ASADA – from best practice to basket case
Date: May 14, 2014 / Posted by control
It was not that long ago the Australian Sports Anti-Doping Authority was seen by many as representing world’s best practice in the fight against performance enhancing substances in sport.
It has now become a flagship model for how not to undertake such battles.
With reports doing the rounds that ‘show cause’ letters are imminent with respect to as many as 40 Essendon AFL players and 17 from the NRL’s Cronulla Sharks it has once again brought into sharp focus the glacial investigation by ASADA into two of the major scandals to have hit Australian sport.
On 7 February last year the Ministers for Sport and Home Affairs fronted an explosive media conference, each flanked by the CEO’s of the country’s major sporting codes.
Australian sport was rocked to its foundations by allegations that a 12-month long investigation by the Australian Crime Commission – code-named Project Aperio – had unearthed evidence that organised crime was behind the increasing use of performance enhancing drugs by “multiple athletes” and there were strong beliefs that match fixing and manipulation of sports’ betting markets were also widespread.
Former CEO of ASADA, Richard Ings proclaimed those bombshells to represent “the blackest day in Australian sport”. Fifteen months hence little substance has been presented with respect to those seismic allegations, in fact, they could presently be measured in angstrom units.
The public was told that state and federal law enforcement agencies were pursuing a number of strong leads in regard to the organised crime links. So far, those probes have produced nothing to substantiate the headline grabbing claims from early last year.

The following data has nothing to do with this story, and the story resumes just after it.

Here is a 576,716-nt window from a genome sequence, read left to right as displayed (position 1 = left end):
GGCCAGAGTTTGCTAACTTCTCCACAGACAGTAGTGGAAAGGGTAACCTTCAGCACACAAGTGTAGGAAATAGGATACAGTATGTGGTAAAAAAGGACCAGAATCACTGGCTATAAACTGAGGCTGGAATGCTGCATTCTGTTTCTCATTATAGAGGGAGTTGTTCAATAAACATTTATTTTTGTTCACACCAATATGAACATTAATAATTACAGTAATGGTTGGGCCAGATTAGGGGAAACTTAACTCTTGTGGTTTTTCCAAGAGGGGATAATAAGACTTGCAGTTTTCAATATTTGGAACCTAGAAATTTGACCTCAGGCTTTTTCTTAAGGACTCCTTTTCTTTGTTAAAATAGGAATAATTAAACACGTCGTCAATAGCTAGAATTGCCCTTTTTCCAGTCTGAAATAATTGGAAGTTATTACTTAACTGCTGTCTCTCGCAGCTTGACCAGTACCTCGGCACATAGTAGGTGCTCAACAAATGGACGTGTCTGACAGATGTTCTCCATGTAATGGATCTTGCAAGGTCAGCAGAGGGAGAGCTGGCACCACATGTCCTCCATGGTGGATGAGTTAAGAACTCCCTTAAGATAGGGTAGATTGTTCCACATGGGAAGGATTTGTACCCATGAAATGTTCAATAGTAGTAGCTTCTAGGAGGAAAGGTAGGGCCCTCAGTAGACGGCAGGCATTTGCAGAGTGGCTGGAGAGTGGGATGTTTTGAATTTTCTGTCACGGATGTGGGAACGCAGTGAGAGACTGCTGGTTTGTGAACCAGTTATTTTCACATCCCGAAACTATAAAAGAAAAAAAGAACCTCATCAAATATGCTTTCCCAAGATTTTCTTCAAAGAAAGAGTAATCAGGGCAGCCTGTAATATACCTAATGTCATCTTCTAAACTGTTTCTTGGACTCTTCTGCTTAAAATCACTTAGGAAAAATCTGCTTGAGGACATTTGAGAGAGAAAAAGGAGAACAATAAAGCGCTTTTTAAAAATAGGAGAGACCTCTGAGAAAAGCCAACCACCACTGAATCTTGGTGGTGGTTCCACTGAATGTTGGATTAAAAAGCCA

Running parallel to the police enquiries has been the ASADA investigation into the use of banned substances.
Safe to say ASADA’s journey to unearth the truth has moved with the speed of molasses down a sand hill. Since announcing investigations into several major areas of concern within the AFL and NRL we have seen the passing of an entire season for both codes and a two-month journey into the next. ASADA’s bite thus far has been akin to a mouse with dentures.
Essendon, joint holder of the AFL’s all-time record of 16 premierships, was denied a tilt at another in 2013 following its removal from the finals series having finished the home-and-away season in seventh spot. At the same time the AFL Commission levied a raft of penalties against the Bombers including a 12-month suspension for coach James Hird, the loss of draft picks and a $2m fine.
Much of the basis for those steps was predicated on an interim report from ASADA with respect to its investigations.
That interim report was released in the first week of August last year. More than nine months hence the final report is yet to reach the printers and it would take a man of greater powers than Nostradamus to proffer a date as to when that may actually occur.
After 60-plus weeks of investigation and interviews just one man to date – Canberra Raiders’ winger Sandor Earl – has been served an infraction notice.
That occurred nine months ago, 48 hours after he allegedly made certain admissions about having used a banned peptide. Incredibly he is still waiting to find out what his specific penalty is.
He is a sportsman currently floating like an Arthurian spirit in the mist having been deregistered by his code yet still not having been told the length of his ban with respect to his infraction notice. It is totally unconscionable that Earl is still awaiting his official fate three-quarters of a year after being handed a provisional suspension by the NRL.
It is the sort of ineptitude that Australians would normally associate with other countries’ handling of doping cases.
We were always regarded as a nation with a rock solid base in the battle against performance enhancing substances but unfortunately the foundations now appear to comprise more talc than granite.
Australian sporting authorities have often cast aspersions on the operations of overseas anti-doping organizations. It is high time that some of them looked into a large mirror and reflected on their efforts in the past 18 months.
If they are honest with themselves they will not like what they see. And neither does the Australian sporting public.
Here’s hoping that the Harlem Globetrotters theme doesn’t become ASADA’s anthem.
First published on The Roar – theroar.com.au – on 13 May 2014